A Santa Fe-based company is days away from opening up a very cool factory. Located at the Albuquerque city dump and recycling center, Growstone, LLC, is turning used glass bottles into a substitute for perlite, used in hydroponic growing applications and as a hygroscopic (water retaining) soil amendment. My guess is that their product will also soon be seen as an excellent alternative to pumice—at least when replacing the essential ingredient in one of may favorite passive water harvesting techniques, the pumice wick.
At the outset of the Industrial Revolution, the protagonist of Voltaire’s Candide travels extensively in an attempt to discover “the best of all possible worlds.” In the end, Candide realizes that he and his party would have been better off if they’d never gone on tour in the first place. “What’s necessary,” the tired traveler declares in the last sentence of the novella, “is that we cultivate our garden.” Thanks to the slow-food movement made popular by Alice Waters, Michael Pollan, Barbara Kingslover, and many others, 250 years later people are finally starting to get this message. From backyard gardens to downtown farmers’ markets, people are realizing the rewards of becoming truly productive human beings.
Ranging in size from basketball to softball and spanning the color spectrum between deep-forest green and tangerine, I just counted 20 pumpkins growing in our backyard. It’s unclear if any of these calabasas will grow much bigger this year. All of our pumpkin plants have the same nasty squash-and-tomato-oriented blight that we’ve been fighting here since the first season after we brought in several huge truckloads of ‘topsoil’ to go on top of the cistern.
Had a blast taping two radio shows this week. On Thursday, Kate Manchester interviewed me for her Edible Radio program. She’s the publisher of Edibles Santa Fe, a magazine for Santa Fe’s local-food movement. Please keep an eye out for my article in the Fall edition. (It’s about cold composting.) Kate’s a great interviewer and an awesome magazine publisher. I’m not sure when the show will air, but I’ll let you know as soon as it’s linkable. Please check out Kate’s work here: www.edibleradio.com and www.ediblesantafe.com.
I moved down to Santa Fe from Boulder, Colorado back in 1987 with a 20-year-old, one-speed Schwinn bungeed to the roof of my car. It was the best bike in the world: springy seat, beefy fenders, wide handle bars with hard, groovy grips. Best of all it was an adult bike with foot brakes. When I bought it at a garage sale for $20 bucks, it was striped like a green, yellow, and black zebra, but it also came with two half-jars of paint (green and yellow). The implication was that the new owner should make the bike his or her own. Before officially purchasing the masterpiece, I asked the owner if he still had any of the black, and the guy laughed and said, “Sorry. It’s long gone.” He could see that I was already sold on the beauty, which I ended up spray painting gold and blue and then used the remaining green and yellow in a thick-and-juicy Jackson Pollack style.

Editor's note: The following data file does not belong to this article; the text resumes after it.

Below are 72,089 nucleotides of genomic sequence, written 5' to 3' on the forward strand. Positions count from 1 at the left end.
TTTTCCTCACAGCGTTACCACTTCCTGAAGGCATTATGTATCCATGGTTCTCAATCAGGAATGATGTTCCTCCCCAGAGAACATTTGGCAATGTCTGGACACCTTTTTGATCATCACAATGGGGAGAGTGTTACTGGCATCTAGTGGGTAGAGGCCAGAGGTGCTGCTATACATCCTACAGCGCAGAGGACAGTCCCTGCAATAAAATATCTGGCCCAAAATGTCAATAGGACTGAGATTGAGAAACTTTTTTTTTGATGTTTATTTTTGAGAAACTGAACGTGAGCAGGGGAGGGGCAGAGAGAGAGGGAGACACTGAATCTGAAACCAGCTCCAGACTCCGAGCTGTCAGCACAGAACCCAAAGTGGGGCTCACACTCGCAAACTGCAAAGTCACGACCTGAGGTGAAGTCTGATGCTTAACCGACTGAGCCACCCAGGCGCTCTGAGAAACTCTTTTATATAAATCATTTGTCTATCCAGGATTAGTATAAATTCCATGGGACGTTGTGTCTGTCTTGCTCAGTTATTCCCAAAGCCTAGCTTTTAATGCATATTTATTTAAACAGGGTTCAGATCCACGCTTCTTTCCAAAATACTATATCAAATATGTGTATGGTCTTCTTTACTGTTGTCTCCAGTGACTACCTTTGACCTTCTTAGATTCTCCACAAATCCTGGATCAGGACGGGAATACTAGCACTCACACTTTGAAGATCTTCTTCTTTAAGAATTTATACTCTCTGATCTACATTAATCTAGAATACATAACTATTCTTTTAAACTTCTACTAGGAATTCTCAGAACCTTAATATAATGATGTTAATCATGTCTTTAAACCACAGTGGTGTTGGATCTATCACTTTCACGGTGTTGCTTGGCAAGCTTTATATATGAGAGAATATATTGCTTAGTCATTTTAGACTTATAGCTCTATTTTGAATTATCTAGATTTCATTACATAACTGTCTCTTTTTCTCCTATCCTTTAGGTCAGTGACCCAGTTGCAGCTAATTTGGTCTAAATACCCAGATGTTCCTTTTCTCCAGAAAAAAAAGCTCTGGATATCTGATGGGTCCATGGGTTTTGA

One of the interesting characteristics of high-desert storm-events revolves around how localized their epicenters can be. After Hurricane Alex hit land earlier this month, we (www.sfpermaculture.com) received three queries from folks who all lived within a radius of 2,000 feet of each other. Evidently, the northwest corner of the Eldorado subdivision got especially hammered during the wee hours of July 1, 2010.
Yesterday at the farmers’ market, I bought a top-bar beehive from Steve Wall. He’s been selling me honey there for about nine years, but he also sells empty hives (more on getting the actual bees later) designed by top-bar proponent Les Crowder. Regular readers of this blog might remember that we already have a beehive. But evidently, about a year after my wife built our hive with Les (about 15 years ago), Crowder changed the design, which meant that our model ultimately needed to be replaced with the new design in order for imported bee colonies to properly fit in their new home.
In my previous post, we explored the power that sex (or at least talking about it) might have on the ever-growing backyard-revolution. Today, we’ll elevate the conversation from sex to attractiveness. The August issue of Fine Gardening is out, and in it (page 34 to be exact) you’ll find expert advice from my wife Melissa. The magazine asked her and six other experts from different regions to describe five of their favorite focal-point plants. Based the magazine’s desire to present a varied palette from all seven regions, one of the five plant descriptions, Fine Gardening said, would not be published.
Every year some crisis comes up that makes me believe people might wise up to the fabulous freedom that bike commuting provides. This year it’s the Gulf of Mexico disaster. Last year, it was the economy. Before that it was two or three years of high gas prices. Going back further, it was the polar bear animation in Al Gore’s movie. I started switching over from driving to biking after my country picked a ludicrous fight in Iraq. But I don’t think I put the whole bike-commuting deal into full gear until reports started coming out of Abu Ghraib. That just pissed me off and turned me into the relatively hard-core commuter cyclist I’ve become. (Supporting war and torture for oil, even tacitly, just aint my thing.)
“Downey’s anthem to the rain could do for the backyard and the water table --and therefore, let’s hope, for the Earth and its inhabitants-- what the “Joy of Cooking” did for the kitchen, or what “The Joy of Sex” did for the bedroom. It’s one of those rare how-to books that, by way of the author’s wit, warmth, and passion, converts practical wisdom into a kind of transformational incantation.”
--Nick Paumgarten, Staff Writer at The New Yorker